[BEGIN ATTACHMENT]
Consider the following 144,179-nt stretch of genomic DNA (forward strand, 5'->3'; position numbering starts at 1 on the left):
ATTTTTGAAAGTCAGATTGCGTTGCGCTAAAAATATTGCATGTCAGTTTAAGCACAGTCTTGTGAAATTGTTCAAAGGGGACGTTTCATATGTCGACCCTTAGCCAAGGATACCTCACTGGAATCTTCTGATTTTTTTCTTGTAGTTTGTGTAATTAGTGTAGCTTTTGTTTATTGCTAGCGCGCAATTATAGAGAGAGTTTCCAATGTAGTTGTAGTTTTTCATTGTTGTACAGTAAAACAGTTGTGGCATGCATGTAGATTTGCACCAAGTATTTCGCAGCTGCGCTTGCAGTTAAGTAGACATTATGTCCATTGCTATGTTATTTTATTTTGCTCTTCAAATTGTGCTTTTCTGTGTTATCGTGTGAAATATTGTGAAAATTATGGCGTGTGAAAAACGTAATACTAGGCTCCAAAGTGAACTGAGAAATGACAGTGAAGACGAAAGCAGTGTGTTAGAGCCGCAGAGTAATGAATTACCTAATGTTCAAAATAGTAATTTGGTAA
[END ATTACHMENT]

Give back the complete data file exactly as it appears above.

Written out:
Consider the following 144,179-nt stretch of genomic DNA (forward strand, 5'->3'; position numbering starts at 1 on the left):
ATTTTTGAAAGTCAGATTGCGTTGCGCTAAAAATATTGCATGTCAGTTTAAGCACAGTCTTGTGAAATTGTTCAAAGGGGACGTTTCATATGTCGACCCTTAGCCAAGGATACCTCACTGGAATCTTCTGATTTTTTTCTTGTAGTTTGTGTAATTAGTGTAGCTTTTGTTTATTGCTAGCGCGCAATTATAGAGAGAGTTTCCAATGTAGTTGTAGTTTTTCATTGTTGTACAGTAAAACAGTTGTGGCATGCATGTAGATTTGCACCAAGTATTTCGCAGCTGCGCTTGCAGTTAAGTAGACATTATGTCCATTGCTATGTTATTTTATTTTGCTCTTCAAATTGTGCTTTTCTGTGTTATCGTGTGAAATATTGTGAAAATTATGGCGTGTGAAAAACGTAATACTAGGCTCCAAAGTGAACTGAGAAATGACAGTGAAGACGAAAGCAGTGTGTTAGAGCCGCAGAGTAATGAATTACCTAATGTTCAAAATAGTAATTTGGTAA